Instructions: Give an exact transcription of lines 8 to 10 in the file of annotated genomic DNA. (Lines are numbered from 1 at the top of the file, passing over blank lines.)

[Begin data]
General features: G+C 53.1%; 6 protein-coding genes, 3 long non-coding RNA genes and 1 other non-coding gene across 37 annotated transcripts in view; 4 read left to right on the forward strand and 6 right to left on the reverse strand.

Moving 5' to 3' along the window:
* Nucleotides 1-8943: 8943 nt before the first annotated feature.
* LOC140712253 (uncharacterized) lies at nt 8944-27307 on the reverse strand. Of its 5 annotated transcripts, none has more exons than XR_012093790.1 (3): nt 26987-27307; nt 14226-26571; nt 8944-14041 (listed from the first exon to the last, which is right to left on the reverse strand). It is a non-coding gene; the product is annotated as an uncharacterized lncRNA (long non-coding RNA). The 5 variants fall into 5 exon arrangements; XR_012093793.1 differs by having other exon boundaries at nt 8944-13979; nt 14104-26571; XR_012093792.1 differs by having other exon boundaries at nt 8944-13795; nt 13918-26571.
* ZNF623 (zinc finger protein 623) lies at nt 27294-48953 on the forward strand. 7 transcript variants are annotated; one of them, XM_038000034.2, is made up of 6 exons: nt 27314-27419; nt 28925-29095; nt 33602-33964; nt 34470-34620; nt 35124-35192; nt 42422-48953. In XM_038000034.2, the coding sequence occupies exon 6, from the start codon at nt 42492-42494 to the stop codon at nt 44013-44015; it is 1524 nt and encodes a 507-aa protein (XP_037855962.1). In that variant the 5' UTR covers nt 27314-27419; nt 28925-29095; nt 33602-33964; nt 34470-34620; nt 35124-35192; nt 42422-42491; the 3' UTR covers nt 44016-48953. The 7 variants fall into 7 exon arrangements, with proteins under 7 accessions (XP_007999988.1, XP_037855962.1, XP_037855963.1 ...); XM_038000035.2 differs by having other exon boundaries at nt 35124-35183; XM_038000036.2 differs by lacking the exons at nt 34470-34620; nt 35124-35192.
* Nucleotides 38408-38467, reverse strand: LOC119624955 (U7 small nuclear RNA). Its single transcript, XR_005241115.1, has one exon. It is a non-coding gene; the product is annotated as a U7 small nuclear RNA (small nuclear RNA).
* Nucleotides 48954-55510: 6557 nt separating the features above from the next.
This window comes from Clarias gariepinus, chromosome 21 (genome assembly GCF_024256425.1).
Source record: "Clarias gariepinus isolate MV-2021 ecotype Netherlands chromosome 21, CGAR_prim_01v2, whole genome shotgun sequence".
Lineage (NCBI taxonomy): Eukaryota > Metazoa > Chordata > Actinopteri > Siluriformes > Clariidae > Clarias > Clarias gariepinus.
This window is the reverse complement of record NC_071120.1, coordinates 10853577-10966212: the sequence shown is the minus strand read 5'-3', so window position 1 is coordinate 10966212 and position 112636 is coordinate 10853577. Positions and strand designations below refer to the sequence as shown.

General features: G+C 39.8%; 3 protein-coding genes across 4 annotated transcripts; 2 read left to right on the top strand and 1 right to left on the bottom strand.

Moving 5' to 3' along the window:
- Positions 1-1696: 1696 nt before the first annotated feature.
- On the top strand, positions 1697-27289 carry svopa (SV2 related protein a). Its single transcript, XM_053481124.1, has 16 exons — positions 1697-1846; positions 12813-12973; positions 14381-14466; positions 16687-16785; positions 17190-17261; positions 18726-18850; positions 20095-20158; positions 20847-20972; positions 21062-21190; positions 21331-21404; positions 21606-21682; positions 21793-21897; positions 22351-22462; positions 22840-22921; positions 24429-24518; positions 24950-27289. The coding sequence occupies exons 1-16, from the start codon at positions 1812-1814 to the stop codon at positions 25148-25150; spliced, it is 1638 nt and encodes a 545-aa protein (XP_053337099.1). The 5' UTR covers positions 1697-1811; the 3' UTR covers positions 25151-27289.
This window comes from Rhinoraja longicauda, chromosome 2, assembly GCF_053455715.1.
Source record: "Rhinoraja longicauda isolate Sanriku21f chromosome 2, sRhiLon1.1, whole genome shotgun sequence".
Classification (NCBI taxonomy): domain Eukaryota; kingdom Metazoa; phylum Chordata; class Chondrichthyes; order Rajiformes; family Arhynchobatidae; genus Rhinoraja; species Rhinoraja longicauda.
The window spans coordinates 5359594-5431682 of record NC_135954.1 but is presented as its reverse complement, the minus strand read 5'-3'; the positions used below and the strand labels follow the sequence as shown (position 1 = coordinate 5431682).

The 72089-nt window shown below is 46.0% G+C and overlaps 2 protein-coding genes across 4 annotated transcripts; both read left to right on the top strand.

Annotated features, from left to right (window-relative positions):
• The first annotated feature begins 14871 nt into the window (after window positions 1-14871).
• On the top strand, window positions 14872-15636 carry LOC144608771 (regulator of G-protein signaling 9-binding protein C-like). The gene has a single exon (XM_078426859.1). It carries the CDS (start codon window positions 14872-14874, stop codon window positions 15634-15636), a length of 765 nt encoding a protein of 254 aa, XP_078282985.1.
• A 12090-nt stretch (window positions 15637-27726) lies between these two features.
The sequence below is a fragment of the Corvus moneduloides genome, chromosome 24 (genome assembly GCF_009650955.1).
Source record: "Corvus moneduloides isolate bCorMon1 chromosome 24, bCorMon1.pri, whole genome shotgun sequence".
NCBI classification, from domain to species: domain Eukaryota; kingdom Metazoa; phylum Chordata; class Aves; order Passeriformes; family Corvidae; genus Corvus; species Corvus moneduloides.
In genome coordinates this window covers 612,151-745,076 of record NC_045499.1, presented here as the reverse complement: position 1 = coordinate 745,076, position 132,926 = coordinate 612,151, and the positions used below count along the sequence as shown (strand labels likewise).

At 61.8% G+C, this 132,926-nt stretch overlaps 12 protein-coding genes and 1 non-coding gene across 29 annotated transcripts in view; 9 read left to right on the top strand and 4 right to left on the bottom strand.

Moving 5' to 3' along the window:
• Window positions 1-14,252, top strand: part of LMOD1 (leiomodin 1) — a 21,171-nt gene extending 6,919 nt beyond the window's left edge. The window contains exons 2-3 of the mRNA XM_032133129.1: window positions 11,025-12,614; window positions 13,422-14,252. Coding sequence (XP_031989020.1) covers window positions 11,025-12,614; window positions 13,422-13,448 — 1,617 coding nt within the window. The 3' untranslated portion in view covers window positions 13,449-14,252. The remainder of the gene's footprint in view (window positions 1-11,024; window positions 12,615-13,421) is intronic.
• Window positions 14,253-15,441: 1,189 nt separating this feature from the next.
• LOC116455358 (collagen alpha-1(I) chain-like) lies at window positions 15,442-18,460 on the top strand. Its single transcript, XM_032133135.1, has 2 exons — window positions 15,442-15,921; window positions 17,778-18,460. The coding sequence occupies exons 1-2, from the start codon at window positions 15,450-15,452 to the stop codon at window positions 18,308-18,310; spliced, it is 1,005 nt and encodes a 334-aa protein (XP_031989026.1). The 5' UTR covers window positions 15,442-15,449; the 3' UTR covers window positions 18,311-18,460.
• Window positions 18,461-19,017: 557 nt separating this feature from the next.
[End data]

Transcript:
This window comes from Clarias gariepinus, chromosome 21 (genome assembly GCF_024256425.1).
Source record: "Clarias gariepinus isolate MV-2021 ecotype Netherlands chromosome 21, CGAR_prim_01v2, whole genome shotgun sequence".
Lineage (NCBI taxonomy): Eukaryota > Metazoa > Chordata > Actinopteri > Siluriformes > Clariidae > Clarias > Clarias gariepinus.